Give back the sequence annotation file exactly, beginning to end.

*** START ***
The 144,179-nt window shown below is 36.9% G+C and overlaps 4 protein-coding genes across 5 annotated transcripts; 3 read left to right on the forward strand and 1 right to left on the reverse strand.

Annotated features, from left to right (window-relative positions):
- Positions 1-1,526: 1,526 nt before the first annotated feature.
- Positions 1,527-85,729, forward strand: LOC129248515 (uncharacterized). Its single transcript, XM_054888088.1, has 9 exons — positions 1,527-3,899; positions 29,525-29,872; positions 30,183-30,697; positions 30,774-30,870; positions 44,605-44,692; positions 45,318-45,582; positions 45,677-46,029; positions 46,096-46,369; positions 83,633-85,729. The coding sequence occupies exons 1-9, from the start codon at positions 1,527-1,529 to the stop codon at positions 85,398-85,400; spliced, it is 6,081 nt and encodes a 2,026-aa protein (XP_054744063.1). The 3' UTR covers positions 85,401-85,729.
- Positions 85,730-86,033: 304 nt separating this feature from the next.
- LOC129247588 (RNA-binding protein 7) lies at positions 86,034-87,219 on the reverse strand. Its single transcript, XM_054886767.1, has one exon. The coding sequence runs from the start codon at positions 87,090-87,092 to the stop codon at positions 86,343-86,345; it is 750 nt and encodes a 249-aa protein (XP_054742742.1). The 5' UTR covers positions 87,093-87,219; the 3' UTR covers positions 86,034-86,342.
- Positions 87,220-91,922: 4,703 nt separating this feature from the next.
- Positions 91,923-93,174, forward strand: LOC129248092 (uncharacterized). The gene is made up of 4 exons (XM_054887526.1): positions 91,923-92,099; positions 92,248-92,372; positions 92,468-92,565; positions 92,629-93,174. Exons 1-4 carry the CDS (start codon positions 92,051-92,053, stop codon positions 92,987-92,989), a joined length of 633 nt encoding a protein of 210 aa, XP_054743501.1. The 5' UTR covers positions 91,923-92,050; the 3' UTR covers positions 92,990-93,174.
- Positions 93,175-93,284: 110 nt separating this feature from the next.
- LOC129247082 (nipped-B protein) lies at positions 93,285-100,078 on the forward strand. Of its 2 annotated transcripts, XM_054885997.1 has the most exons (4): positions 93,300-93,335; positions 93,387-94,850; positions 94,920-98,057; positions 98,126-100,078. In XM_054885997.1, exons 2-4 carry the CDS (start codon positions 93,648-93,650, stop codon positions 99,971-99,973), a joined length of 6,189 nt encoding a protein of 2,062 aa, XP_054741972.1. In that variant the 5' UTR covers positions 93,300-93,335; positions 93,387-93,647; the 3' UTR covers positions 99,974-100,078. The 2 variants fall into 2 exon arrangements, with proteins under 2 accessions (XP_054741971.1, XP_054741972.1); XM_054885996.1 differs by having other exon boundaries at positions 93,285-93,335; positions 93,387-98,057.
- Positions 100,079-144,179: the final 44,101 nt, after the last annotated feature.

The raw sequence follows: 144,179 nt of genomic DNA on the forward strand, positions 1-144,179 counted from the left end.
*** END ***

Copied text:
The 144,179-nt window shown below is 36.9% G+C and overlaps 4 protein-coding genes across 5 annotated transcripts; 3 read left to right on the forward strand and 1 right to left on the reverse strand.

Annotated features, from left to right (window-relative positions):
- Positions 1-1,526: 1,526 nt before the first annotated feature.
- Positions 1,527-85,729, forward strand: LOC129248515 (uncharacterized). Its single transcript, XM_054888088.1, has 9 exons — positions 1,527-3,899; positions 29,525-29,872; positions 30,183-30,697; positions 30,774-30,870; positions 44,605-44,692; positions 45,318-45,582; positions 45,677-46,029; positions 46,096-46,369; positions 83,633-85,729. The coding sequence occupies exons 1-9, from the start codon at positions 1,527-1,529 to the stop codon at positions 85,398-85,400; spliced, it is 6,081 nt and encodes a 2,026-aa protein (XP_054744063.1). The 3' UTR covers positions 85,401-85,729.
- Positions 85,730-86,033: 304 nt separating this feature from the next.
- LOC129247588 (RNA-binding protein 7) lies at positions 86,034-87,219 on the reverse strand. Its single transcript, XM_054886767.1, has one exon. The coding sequence runs from the start codon at positions 87,090-87,092 to the stop codon at positions 86,343-86,345; it is 750 nt and encodes a 249-aa protein (XP_054742742.1). The 5' UTR covers positions 87,093-87,219; the 3' UTR covers positions 86,034-86,342.
- Positions 87,220-91,922: 4,703 nt separating this feature from the next.
- Positions 91,923-93,174, forward strand: LOC129248092 (uncharacterized). The gene is made up of 4 exons (XM_054887526.1): positions 91,923-92,099; positions 92,248-92,372; positions 92,468-92,565; positions 92,629-93,174. Exons 1-4 carry the CDS (start codon positions 92,051-92,053, stop codon positions 92,987-92,989), a joined length of 633 nt encoding a protein of 210 aa, XP_054743501.1. The 5' UTR covers positions 91,923-92,050; the 3' UTR covers positions 92,990-93,174.
- Positions 93,175-93,284: 110 nt separating this feature from the next.
- LOC129247082 (nipped-B protein) lies at positions 93,285-100,078 on the forward strand. Of its 2 annotated transcripts, XM_054885997.1 has the most exons (4): positions 93,300-93,335; positions 93,387-94,850; positions 94,920-98,057; positions 98,126-100,078. In XM_054885997.1, exons 2-4 carry the CDS (start codon positions 93,648-93,650, stop codon positions 99,971-99,973), a joined length of 6,189 nt encoding a protein of 2,062 aa, XP_054741972.1. In that variant the 5' UTR covers positions 93,300-93,335; positions 93,387-93,647; the 3' UTR covers positions 99,974-100,078. The 2 variants fall into 2 exon arrangements, with proteins under 2 accessions (XP_054741971.1, XP_054741972.1); XM_054885996.1 differs by having other exon boundaries at positions 93,285-93,335; positions 93,387-98,057.
- Positions 100,079-144,179: the final 44,101 nt, after the last annotated feature.

The raw sequence follows: 144,179 nt of genomic DNA on the forward strand, positions 1-144,179 counted from the left end.